Sona paves the way for economic recovery through greater collaboration

Photo: File

Photo: File

Published Feb 16, 2022


By Christo Van der Rheede

IN HIS State of the Nation Address last week, President Ramaphosa made a number of important commitments for the agricultural sector which, if effectively implemented, will aid South Africa’s economic recovery.

What is essential now is for government to present concrete plans and extend the opportunity for business to collaborate on these projects in order to fast-track their execution. The success or failure of government in this regard will be a decisive factor in determining whether South Africa’s agricultural sector lives up to its potential or stalls as the nation’s infrastructure and vital services continue their decline.

The president was correct to recognise that government’s capacity to create jobs is limited and that this function rightly sits with the private sector. In fact, the agricultural sector already employs more than 800 000 people. The job of government is to create a conducive policy environment with working infrastructure and effective service delivery. Only then will the agricultural sector be able to accelerate the expansion of these employment numbers, creating a wealth of opportunity for a generation of workers in the rural communities that most need them.

We know that, in its current state, the public sector cannot deliver on the president’s promises alone. This is why the state needs to leverage private sector skills and capital to revitalise among others, electricity, water, road, port and rail logistics delivery mechanisms. Herein lies the solution to many of these challenges.

In this same collaborative spirit, government must be willing to hear the voices of the sector as we propose solutions to some of the greatest problems facing the industry and the country. This is especially true for the issue of land reform.

In this regard, the president highlighted the importance of actively pursuing land reform in terms of the Constitution and with the help of an Agriculture and Land Reform Development Agency. Of highest priority in any land reform proposal should be the formulation of land reform measures that benefit the farmers and farming communities that work tirelessly to secure South Africa’s food security.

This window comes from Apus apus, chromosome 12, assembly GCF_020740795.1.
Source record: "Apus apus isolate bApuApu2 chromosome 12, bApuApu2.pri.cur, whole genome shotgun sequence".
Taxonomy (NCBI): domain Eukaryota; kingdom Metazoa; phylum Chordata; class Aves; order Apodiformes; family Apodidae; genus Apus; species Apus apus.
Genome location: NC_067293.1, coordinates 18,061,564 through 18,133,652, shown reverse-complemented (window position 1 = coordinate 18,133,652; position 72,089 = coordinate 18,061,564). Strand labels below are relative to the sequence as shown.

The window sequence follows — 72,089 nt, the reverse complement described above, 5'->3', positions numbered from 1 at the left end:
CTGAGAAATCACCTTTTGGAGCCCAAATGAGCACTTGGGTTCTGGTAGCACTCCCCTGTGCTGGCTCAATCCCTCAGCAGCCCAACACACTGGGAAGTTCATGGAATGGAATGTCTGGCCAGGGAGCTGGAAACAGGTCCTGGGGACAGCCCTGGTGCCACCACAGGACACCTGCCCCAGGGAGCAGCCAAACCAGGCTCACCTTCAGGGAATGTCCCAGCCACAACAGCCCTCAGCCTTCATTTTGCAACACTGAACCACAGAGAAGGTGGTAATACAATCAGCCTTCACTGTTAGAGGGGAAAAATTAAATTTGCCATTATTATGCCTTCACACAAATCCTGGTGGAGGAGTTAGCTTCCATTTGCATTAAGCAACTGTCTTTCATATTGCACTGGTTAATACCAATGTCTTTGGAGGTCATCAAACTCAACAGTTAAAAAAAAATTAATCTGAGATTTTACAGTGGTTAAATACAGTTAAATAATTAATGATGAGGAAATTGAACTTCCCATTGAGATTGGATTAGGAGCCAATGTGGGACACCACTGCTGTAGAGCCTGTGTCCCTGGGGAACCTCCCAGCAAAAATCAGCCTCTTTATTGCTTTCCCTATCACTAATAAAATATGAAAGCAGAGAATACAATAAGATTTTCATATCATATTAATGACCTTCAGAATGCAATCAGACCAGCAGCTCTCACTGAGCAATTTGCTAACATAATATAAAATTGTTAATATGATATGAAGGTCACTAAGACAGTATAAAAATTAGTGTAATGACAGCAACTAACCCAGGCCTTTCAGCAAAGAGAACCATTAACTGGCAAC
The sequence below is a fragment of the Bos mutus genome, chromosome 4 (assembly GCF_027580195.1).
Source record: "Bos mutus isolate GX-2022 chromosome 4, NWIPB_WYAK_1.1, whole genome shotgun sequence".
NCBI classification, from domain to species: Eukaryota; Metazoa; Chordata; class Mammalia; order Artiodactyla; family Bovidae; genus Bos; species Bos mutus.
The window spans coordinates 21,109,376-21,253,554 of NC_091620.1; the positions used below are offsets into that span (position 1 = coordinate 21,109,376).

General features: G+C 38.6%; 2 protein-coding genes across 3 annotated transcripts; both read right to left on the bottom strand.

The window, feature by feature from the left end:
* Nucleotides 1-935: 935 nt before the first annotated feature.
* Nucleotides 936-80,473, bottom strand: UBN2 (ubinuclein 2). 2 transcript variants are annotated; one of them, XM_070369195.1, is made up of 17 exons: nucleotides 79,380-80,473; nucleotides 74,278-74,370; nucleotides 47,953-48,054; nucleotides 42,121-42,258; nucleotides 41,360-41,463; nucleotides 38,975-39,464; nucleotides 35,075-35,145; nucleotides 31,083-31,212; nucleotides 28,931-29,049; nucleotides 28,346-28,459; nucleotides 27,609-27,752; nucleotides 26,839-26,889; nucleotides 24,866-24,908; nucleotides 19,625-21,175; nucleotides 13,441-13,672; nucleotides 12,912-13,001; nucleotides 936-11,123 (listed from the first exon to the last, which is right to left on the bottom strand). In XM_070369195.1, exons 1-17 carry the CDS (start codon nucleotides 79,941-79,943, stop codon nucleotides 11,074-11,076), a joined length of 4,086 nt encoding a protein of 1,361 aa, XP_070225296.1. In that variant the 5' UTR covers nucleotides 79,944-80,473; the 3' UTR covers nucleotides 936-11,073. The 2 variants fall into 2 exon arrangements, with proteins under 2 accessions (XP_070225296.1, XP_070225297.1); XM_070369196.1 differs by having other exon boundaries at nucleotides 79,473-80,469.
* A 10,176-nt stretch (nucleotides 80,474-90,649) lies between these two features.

The detail of how the proposed land reform agency will operate must be finalised as soon as possible. Instead of reliance on the ill-conceived Expropriation Bill to advance land reform, Parliament must prioritise legislation that will clearly articulate the new agency’s mandate, and how it can be configured to promote collaboration between commercial and developing farmers at district level to bring about sustainable land reform, greater food security, and job creation in rural communities.

This mandate will have to be based on sound economic principles that attract rather than deter financial investment, and that provides the support that both established and emerging farmers desperately need. This is how we can begin to create an enabling environment for the agricultural sector’s growth.

With the commitment already shown by the sector and the possible impact of the president’s announced initiatives, the potential for the agricultural sector to help turn the country’s trajectory around is virtually limitless. Food security and the creation of economic opportunities work hand in hand in our sector, therefore the sector’s success is the nation’s success.

But we can only realise this potential by working together. This is why Agri SA is committed to working with President Ramaphosa and his administration to ensure the success of the Economic Recovery and Reconstruction Plan, and that we build an inclusive, resilient and sustainable sector that secures the nation’s food security for generations to come.

Christo Van der Rheede is the Executive Director at Agri SA.

*The views expressed here are not necessarily those of IOL or of title sites.


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